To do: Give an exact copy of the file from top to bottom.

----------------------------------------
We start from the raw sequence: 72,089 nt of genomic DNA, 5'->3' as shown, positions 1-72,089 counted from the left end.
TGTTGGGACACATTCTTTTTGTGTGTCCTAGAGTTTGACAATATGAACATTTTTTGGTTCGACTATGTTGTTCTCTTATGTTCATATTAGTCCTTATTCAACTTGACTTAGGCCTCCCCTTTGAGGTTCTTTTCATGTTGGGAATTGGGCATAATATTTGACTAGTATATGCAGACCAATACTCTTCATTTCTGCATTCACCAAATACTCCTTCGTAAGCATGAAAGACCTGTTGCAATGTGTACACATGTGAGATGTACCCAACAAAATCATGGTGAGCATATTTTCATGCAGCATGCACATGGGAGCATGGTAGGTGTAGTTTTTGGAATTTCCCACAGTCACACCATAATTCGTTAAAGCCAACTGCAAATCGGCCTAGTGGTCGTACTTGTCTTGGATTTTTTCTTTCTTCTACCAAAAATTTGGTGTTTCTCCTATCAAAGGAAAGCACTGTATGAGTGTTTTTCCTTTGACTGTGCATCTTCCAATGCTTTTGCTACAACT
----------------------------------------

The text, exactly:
We start from the raw sequence: 72,089 nt of genomic DNA, 5'->3' as shown, positions 1-72,089 counted from the left end.
TGTTGGGACACATTCTTTTTGTGTGTCCTAGAGTTTGACAATATGAACATTTTTTGGTTCGACTATGTTGTTCTCTTATGTTCATATTAGTCCTTATTCAACTTGACTTAGGCCTCCCCTTTGAGGTTCTTTTCATGTTGGGAATTGGGCATAATATTTGACTAGTATATGCAGACCAATACTCTTCATTTCTGCATTCACCAAATACTCCTTCGTAAGCATGAAAGACCTGTTGCAATGTGTACACATGTGAGATGTACCCAACAAAATCATGGTGAGCATATTTTCATGCAGCATGCACATGGGAGCATGGTAGGTGTAGTTTTTGGAATTTCCCACAGTCACACCATAATTCGTTAAAGCCAACTGCAAATCGGCCTAGTGGTCGTACTTGTCTTGGATTTTTTCTTTCTTCTACCAAAAATTTGGTGTTTCTCCTATCAAAGGAAAGCACTGTATGAGTGTTTTTCCTTTGACTGTGCATCTTCCAATGCTTTTGCTACAACT